You can download the latest version of CoolTerm here.
Download and open a CoolTerm window.
To change the settings, click the Options icon with the little gear and wrench. You’ll be presented with this menu:
Here, you can select your port, baud rate, bit options, and flow control.
Now click on the Terminal tab on the left.
Here, you can change the enter key emulation (carriage return/line feed), turn local echo off or on, and you can switch between line mode and raw mode. Line mode doesn’t send data until enter has been pressed. Raw mode sends characters directly to the screen.
Once all your setting are correct, the Connect and Disconnect buttons will open and close the connection. The settings and status of your connection will be displayed in the bottom left corner.
If you need to clear the data in the terminal screen, click the Clear Data icon with the large red X on it.
If you’re getting annoyed with not being able to use the backspace, turn on ‘Handle Backspace Character’ under the Terminal tab under Options.
One awesome feature of CoolTerm is Hex View. If you want to see the actual hex values of the data you are sending rather than the ASCII values, Hex View is a tremendous help. Click the View Hex icon. The terminal’s appearance will change slightly. Now whatever you type will show up as hex and ASCII. The first column is just keeping track of line numbers. The second column is the hex values, and the last column is the actual ASCII characters you type.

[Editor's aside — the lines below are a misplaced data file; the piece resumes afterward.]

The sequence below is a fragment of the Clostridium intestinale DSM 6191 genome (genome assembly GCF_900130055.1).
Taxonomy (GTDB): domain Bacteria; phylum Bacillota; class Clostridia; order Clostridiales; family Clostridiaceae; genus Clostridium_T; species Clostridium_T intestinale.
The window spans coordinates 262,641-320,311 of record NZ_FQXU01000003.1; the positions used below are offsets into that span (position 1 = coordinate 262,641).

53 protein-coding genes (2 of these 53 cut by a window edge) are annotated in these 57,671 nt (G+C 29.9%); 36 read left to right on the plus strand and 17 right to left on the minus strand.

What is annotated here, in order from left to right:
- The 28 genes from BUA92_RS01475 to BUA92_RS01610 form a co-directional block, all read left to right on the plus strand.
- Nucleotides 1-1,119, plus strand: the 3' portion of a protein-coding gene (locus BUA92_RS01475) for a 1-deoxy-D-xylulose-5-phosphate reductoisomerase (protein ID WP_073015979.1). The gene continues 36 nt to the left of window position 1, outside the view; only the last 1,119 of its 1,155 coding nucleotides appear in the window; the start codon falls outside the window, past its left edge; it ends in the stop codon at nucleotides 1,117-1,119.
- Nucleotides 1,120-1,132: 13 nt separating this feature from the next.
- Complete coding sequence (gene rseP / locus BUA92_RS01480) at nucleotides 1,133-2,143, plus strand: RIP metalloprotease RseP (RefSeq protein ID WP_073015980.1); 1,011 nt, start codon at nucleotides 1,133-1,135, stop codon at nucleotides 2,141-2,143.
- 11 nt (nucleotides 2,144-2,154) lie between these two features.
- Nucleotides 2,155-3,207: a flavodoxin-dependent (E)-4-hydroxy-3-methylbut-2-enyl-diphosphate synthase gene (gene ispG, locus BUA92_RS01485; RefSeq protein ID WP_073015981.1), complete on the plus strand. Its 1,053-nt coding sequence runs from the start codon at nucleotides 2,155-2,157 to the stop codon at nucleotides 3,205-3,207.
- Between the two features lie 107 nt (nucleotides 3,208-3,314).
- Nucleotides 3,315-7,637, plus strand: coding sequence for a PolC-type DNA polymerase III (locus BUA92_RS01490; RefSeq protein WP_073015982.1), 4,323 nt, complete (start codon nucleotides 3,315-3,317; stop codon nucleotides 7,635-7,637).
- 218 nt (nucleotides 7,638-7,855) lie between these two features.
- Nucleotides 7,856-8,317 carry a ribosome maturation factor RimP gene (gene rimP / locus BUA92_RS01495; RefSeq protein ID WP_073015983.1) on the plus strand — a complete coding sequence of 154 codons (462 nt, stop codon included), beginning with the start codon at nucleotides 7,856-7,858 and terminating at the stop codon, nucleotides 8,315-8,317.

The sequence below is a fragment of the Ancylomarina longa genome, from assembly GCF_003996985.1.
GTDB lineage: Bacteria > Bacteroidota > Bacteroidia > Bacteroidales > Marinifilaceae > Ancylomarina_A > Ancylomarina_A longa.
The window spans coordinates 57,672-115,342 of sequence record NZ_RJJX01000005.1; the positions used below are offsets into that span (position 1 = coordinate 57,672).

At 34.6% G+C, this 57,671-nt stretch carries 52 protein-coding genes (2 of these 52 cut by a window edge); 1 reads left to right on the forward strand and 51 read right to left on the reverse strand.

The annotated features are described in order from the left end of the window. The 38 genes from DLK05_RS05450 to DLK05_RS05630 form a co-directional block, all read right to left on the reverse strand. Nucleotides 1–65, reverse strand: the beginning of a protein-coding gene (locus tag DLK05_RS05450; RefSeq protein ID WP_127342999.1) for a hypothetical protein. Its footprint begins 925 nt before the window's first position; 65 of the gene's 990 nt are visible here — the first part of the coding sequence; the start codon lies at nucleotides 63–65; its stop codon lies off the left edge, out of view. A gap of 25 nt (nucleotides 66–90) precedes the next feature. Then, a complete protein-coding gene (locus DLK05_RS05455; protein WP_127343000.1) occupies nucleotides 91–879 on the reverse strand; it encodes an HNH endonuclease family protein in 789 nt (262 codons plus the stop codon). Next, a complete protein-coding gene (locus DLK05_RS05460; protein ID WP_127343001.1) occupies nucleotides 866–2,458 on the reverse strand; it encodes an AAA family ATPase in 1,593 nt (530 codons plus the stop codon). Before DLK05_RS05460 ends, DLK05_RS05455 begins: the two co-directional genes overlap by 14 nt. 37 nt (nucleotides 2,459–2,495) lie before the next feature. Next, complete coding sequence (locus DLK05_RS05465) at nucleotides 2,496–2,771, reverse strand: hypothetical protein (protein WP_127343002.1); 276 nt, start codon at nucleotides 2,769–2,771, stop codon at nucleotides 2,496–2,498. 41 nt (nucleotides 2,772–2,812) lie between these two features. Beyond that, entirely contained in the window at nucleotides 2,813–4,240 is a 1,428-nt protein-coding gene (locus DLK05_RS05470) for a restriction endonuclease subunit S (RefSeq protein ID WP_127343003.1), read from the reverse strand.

Here I’ve typed hello and <enter>. Notice the 0D and 0A that appear for carriage return and line feed.
To get back to ACSII mode, click the View ASCII icon.
You can also use the Send String option to send entire strings of text. In the connection menu, select Send String.
You should now have a dialog box with which to send your string in hex or ASCII mode.
You can download the latest version of ZTerm here
ZTerm is another terminal option for Mac users. Compared to CoolTerm, it seems a lot less user friendly, however, once you find your way around, it’s just as useful.
When you first open ZTerm, you be greeted with this prompt:
Choose the correct port, and click OK.
You should now have a blank terminal window.
*Note: Once you’ve made a connection, ZTerm will open the most recent connection every time you run it. This can be annoying if you have multiple connections available. To get around this auto connect, hold down the SHIFT key as you start ZTerm. This will bypass the auto connect and ask you to which port you’d like to connect.
Once you’re connected, you can change the terminal settings by going to Settings -> Connection.
Here you can change the baud rate (data rate); parity, data, and stop bits; flow control; and turn local echo on or off.
If you need to change your port after establishing a connection, go to Settings -> Modem Preferences.
Choose the correct port under the Serial Port dropdown menu.
ZTerm has lots of other uses for network communication, but that is beyond the scope of this tutorial.
One nice feature that can be used is the macros. Go to Macros -> Edit Macros.
Here you can create macros that send whatever strings/commands you’d like. Have a command that you’re typing constantly? Make a macro for it!